What’s going on at PledgeMusic?
Six weeks after it was put up for sale in order to meet its outstanding obligations, the D2C platform has gone very quiet. Phones are not being answered at the UK office, there have been no more reassuring blog posts and there is speculation about the future of the company.
Music Week understands that staff have left the company this month.
With PledgeMusic’s spokesperson declining to comment on the current situation, it’s been left to the platform’s artists and users to voice their concern about the lack of communication and repayment of funds.
In January, PledgeMusic said that delays of payments to artists were “unacceptable” and that they would aim to resolve the situation within 90 days.
This week co-founder Benji Rogers confirmed that he remains as a voluntary advisor to “help the artists and fans who have been affected by the current issues at PledgeMusic”. He has stepped down from his role as chief strategy officer at DotBlockchain Media.
Jesus Jones, who went public early with their concerns, have now suggested that the PledgeMusic executives they were dealing with have left the company. The band accused PledgeMusic of “shameful behaviour” and said they have been treated with “contempt”.
“We are still no nearer a resolution, it would seem,” said Jesus Jones in a Twitter post. “And it feels like they're running down the clock. Artists are told to dial back any criticism of Pledge, in order to make it easier to sell.”
Apparently - there is no-one working for Pledge UK, any more. What i'm wondering - did those people get any redundancy payments? How much? And if they did, where did the money come from? #PayUsPledgeMusic— Jesus Jones (@jesusjonesband) 14 March 2019
Sleeper updated fans with a scornful tweet about Pledgemusic and said they were “not in the mood to dial back criticism”. The band’s album The Modern Age is out on March 22.
Many artists who used the platform have opted to supply fans with music purchases, despite the financial hit and risk in waiting for payment from PledgeMusic.
Gang Of Four were forced to push back the release of their Happy Now album by two months. It will now drop on April 19.
“It’s damaged our plans, it’s the last thing you need,” Gang Of Four founder Andy Gill told Music Week. “There’s still very little information about exactly what happened. It’s wreaked havoc.”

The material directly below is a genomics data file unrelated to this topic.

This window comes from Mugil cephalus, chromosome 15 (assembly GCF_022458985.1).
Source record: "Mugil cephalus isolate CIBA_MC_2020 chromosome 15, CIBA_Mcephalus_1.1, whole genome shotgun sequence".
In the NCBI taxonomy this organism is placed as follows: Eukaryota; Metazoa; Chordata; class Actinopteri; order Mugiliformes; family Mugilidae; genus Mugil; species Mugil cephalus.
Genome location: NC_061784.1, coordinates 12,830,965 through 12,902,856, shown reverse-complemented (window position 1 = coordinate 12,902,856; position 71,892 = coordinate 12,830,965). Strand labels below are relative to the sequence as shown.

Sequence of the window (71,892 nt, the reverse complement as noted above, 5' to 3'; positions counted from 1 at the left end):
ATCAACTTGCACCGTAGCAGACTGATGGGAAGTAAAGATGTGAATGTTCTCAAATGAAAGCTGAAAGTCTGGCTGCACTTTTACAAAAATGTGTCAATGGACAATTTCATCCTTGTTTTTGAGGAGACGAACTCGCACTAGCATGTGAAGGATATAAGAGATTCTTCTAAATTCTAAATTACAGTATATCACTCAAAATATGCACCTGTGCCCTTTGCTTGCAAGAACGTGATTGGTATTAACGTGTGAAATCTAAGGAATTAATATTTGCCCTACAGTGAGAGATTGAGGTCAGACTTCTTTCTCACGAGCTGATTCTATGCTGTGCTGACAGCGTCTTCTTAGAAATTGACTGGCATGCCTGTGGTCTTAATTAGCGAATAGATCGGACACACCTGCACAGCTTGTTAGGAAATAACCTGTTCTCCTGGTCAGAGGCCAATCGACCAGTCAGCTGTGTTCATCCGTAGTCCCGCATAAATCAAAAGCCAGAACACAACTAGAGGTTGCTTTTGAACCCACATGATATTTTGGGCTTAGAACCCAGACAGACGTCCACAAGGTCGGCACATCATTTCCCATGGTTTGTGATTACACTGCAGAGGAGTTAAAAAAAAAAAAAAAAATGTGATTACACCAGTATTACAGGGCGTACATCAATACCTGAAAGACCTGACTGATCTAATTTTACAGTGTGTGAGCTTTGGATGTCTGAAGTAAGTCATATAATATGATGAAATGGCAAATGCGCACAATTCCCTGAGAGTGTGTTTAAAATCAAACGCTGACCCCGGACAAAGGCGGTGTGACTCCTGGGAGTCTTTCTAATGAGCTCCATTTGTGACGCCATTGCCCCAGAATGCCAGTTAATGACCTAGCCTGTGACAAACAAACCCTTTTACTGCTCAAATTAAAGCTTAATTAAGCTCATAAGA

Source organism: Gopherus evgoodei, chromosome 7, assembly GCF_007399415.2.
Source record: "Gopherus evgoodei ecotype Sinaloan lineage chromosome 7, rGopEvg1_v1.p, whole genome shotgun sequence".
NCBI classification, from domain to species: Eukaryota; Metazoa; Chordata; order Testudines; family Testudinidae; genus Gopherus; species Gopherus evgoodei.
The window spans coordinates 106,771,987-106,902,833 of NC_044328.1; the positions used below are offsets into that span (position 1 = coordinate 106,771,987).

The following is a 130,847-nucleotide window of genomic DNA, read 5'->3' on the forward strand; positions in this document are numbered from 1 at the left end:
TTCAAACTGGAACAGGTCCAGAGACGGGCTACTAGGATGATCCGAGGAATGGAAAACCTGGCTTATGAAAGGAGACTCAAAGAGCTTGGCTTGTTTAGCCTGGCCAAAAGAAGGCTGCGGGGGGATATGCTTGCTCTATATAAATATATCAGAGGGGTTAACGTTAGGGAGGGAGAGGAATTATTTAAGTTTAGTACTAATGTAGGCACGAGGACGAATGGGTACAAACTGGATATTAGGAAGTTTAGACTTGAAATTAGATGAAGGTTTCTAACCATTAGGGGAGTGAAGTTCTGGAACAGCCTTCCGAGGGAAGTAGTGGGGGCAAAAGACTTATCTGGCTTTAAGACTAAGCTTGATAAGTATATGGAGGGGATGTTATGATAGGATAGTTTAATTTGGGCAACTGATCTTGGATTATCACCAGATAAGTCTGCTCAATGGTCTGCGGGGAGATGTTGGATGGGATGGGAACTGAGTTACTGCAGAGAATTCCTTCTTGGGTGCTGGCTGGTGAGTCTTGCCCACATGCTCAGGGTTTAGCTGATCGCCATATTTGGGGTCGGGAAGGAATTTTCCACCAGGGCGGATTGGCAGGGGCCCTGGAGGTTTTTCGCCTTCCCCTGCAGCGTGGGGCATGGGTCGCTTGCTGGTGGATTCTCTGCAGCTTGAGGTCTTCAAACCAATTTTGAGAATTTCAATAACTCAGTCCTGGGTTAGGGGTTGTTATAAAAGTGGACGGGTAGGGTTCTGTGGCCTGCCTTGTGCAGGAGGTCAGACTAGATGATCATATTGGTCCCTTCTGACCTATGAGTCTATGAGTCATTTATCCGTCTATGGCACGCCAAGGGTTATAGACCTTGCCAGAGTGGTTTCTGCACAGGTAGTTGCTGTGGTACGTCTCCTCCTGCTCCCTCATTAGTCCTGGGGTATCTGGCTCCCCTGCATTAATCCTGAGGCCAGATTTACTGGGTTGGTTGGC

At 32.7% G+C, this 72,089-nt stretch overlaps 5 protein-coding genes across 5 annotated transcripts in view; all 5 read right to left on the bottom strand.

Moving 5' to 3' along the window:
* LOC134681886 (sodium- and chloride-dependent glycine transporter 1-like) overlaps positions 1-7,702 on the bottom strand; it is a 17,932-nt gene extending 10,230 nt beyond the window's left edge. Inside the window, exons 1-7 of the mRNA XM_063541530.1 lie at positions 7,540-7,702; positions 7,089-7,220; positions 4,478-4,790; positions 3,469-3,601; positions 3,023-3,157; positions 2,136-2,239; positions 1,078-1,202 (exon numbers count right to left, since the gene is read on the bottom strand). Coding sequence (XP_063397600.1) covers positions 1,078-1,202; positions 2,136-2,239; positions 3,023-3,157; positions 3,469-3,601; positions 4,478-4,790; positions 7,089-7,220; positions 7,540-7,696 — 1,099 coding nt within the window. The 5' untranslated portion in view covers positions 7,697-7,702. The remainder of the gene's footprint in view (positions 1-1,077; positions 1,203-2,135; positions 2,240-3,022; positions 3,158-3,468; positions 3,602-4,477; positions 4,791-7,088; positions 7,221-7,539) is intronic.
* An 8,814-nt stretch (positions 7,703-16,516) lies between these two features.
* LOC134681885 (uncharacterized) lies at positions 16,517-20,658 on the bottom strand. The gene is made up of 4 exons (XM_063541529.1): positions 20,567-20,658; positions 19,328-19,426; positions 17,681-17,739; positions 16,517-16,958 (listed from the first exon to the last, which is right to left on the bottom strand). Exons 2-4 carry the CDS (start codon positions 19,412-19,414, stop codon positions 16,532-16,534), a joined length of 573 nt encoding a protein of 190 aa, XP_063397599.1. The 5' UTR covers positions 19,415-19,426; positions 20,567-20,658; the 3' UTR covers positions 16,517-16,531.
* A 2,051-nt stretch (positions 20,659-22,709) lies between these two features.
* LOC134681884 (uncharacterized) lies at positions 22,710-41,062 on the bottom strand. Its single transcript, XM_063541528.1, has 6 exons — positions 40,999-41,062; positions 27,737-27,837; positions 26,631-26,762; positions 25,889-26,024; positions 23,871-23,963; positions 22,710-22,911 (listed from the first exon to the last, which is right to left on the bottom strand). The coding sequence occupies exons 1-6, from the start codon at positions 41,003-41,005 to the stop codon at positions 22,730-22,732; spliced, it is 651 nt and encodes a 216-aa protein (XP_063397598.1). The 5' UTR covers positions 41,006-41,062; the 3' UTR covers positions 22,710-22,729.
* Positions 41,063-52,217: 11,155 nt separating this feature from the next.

The band have established a new D2C partnership with Townsend Music. Music Glue also offers D2C, while Absolute Label Services can also provide a similar model through its partnerships.
Amanda Palmer successfully crowdfunded her new solo comeback album, There Will Be No Intermission (Cooking Vinyl), via Patreon.
Gill confirmed that they are still owed money by PledgeMusic.
“I’d heard rumours about things in January and then it became obvious they were correct – it’s an absolute nightmare,” he said. “[PledgeMusic] has gone very quiet. We’ve just told everybody who has bought anything to report it to their credit card company or bank and get the money back."
Sophie Ellis-Bextor confirmed that she would fulfill PledgeMusic orders for her The Song Diaries album.
“Everybody that did their pre-orders with PledgeMusic will still get everything that they ordered,” she told Music Week. “It’s my project and it’s my risk – que sera, sera.
“What’s happening with Pledge is still not a done deal, I don’t know how the cards will fall with that. The key thing is that the album has been manufactured, everybody will get it.”
It’s probably pretty catastrophic if you were using the PledgeMusic income to fund the project
Ellis-Bextor has partnered with Cooking Vinyl on the album and had used PledgeMusic for pre-orders, rather than a full crowd-funding campaign.
“I think for some smaller artists, it’s probably pretty catastrophic if you were using the PledgeMusic income just to fund the project,” she said.
A spokesperson for Sarah Darling confirmed that she had honoured all pledges.
Last month the Musicians’ Union urged artists not to use PledgeMusic to fund campaigns, following a meeting with the company.
MU general secretary Horace Trubridge said: “If you are thinking of launching a crowdfunding campaign, you should approach one of the other established crowdfunding platforms until such time as this situation has been resolved.”
PledgeMusic announced a major management revamp last October, following the departure of CEO Dominic Pandiscia. It partnered with Nashville-based music financing firm Lyric Financial to “help expand its working capital and improve payable processing”.
The company said more than 45,000 projects have been launched on PledgeMusic and $100 million in artist payments distributed since its launch in 2009.